Many Troika Ranch’s early explorations with computer and video technology were enough ahead of the time that audiences had trouble understanding not only the techniques we were using but also the messages we were sending. We were critiquing human relationships to technology that a majority of society had not yet experienced. The magical results of the computer tools we were using sometimes distracted from the work as a whole as audience members got caught up in trying to figure out how it was working technically. But most often our blend of digital-dance-theater was understood and appreciated for the hybrid expression that it was, and still is. Many people have expressed that Troika Ranch’s work, though heavily technological, is still human at its core. We make work about the human endeavor. At times we use technology to highlight a particular aspect of the relationship that humans have with their technology, and other times we use sophisticated technology to tell a story that has nothing to do with that sophisticated technology. We have called ourselves Maximalists because we overlap and overlay many methods and mediums at once. Our work has been called “content driven”. Rather then exhaust the possibilities of a particular technology, we choose to use aspects of its capabilities to express aspects of our content. “Content driven” work is driven by the demands of the content. Materials driven work is driven by the exhaustion of the capabilities of the material, aka the technology.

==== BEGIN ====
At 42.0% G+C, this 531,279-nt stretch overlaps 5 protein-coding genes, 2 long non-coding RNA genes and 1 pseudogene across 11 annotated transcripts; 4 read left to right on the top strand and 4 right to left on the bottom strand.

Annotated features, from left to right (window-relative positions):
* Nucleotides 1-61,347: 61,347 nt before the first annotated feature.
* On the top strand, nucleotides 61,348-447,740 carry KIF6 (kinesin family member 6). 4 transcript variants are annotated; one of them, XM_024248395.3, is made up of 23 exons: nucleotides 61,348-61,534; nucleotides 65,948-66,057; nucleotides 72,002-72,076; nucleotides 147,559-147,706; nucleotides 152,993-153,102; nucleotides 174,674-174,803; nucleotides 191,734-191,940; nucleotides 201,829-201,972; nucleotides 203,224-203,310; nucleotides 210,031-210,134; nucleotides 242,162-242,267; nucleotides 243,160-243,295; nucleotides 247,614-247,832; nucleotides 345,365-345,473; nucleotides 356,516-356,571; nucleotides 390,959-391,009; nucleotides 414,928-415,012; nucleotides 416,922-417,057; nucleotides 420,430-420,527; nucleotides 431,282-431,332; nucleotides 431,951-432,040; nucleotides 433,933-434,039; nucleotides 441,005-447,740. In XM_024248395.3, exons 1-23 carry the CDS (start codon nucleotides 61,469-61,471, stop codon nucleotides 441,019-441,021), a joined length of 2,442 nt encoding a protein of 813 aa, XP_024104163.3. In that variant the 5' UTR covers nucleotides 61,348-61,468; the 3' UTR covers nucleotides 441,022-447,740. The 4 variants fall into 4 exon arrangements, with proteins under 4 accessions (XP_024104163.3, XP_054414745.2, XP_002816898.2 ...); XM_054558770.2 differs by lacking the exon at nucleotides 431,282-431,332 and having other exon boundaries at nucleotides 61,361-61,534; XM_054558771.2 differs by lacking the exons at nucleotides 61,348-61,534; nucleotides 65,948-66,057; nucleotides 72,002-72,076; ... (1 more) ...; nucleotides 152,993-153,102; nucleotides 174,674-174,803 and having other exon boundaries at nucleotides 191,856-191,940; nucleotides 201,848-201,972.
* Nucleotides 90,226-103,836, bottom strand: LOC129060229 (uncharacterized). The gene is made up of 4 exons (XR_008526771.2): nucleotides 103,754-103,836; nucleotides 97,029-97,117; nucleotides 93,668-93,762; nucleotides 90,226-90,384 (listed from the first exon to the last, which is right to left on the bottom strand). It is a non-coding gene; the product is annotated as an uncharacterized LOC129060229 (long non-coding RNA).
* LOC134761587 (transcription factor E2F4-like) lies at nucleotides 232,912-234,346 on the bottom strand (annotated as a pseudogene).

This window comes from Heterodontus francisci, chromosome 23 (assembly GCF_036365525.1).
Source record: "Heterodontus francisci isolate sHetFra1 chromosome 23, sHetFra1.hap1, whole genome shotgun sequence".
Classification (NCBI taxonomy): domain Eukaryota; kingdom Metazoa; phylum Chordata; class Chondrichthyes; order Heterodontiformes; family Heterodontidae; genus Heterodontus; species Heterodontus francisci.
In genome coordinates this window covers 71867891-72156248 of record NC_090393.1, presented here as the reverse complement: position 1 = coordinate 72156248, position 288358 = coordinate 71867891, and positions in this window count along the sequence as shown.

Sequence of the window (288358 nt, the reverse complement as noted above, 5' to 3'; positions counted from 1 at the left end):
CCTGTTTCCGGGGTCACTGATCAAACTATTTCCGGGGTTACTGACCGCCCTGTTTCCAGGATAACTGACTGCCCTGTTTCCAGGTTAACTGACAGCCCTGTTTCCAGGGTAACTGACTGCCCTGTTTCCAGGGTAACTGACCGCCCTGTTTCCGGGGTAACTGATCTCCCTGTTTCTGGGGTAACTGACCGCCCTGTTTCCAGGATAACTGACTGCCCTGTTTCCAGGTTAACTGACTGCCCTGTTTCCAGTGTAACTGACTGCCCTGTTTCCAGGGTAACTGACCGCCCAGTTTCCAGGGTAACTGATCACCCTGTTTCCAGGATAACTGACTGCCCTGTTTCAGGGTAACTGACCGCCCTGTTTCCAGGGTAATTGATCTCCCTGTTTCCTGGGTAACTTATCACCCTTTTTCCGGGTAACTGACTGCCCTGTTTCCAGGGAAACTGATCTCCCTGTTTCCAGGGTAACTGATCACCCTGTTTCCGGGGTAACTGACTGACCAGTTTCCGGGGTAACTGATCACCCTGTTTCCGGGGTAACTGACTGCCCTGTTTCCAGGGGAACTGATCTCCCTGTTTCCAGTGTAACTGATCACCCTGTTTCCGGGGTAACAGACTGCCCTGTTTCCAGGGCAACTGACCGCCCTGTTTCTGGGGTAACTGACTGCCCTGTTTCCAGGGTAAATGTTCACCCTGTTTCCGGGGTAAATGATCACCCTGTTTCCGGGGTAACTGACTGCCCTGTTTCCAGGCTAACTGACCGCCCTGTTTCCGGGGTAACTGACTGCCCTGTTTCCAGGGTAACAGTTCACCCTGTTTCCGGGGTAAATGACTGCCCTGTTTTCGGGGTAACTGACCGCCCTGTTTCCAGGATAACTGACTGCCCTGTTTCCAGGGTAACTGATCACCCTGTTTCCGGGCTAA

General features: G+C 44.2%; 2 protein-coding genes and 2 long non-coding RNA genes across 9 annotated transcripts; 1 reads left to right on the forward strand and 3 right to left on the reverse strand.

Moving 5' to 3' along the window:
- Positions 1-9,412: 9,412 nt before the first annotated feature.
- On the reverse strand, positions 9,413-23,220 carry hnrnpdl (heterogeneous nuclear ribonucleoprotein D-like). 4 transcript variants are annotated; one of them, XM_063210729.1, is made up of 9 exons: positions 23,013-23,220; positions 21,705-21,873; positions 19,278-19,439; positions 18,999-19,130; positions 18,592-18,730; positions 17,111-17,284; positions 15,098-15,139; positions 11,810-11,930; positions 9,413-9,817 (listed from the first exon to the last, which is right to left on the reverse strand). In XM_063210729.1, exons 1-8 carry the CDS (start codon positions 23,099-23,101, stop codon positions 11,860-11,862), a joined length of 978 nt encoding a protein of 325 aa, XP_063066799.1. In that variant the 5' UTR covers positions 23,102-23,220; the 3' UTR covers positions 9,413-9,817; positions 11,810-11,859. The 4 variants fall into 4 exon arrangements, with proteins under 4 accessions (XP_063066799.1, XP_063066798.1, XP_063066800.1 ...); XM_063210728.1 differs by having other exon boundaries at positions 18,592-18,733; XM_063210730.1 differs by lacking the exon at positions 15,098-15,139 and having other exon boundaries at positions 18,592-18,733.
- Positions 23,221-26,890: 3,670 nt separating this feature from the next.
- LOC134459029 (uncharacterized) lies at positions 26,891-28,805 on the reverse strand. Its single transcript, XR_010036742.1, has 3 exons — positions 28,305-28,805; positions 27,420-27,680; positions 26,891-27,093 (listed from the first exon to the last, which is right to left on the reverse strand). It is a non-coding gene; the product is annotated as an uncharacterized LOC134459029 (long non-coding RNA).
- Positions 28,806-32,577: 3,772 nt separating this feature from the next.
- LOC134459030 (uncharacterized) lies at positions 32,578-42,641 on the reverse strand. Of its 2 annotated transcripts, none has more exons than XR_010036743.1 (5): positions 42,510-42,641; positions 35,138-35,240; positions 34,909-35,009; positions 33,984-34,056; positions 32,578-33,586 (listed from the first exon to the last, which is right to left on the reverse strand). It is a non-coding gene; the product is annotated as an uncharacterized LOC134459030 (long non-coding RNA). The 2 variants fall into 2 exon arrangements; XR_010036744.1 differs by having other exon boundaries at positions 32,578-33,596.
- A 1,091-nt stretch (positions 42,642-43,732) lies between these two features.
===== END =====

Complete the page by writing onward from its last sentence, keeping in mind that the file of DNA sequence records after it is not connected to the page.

In sum, Troika Ranch creates contemporary, hybrid artworks through an ongoing examination of the moving body and its relationship to technology. This aesthetic framework has informed Troika Ranch’s artistic output on every level since its inception. The name Troika Ranch refers to a creative methodology, which involves a hybrid of three artistic disciplines, dance/theater/media (the Troika), in cooperative artistic interaction (the Ranch). Troika Ranch produces art that values live interaction – between viewer and viewed, performer and image, movement and sound, people and technology. Troika Ranch engages in creative endeavors using all that contemporary invention has to offer. Troika Ranch was based in New York City from 1994 – 2009. Troika Ranch now operates out of Berlin, Germany and Portland, Oregon.
In addition to my work with Troika Ranch, I am currently exploring methods of generating improvisational scores for solo and group works. I am most interested creating these works for non-traditional spaces or reconfigurations of traditional spaces. Here are links to three explorations made in 2012: this is where i am, Improvisation with Doug, Enter Comma Prepare. You can read about my process and inspiration here.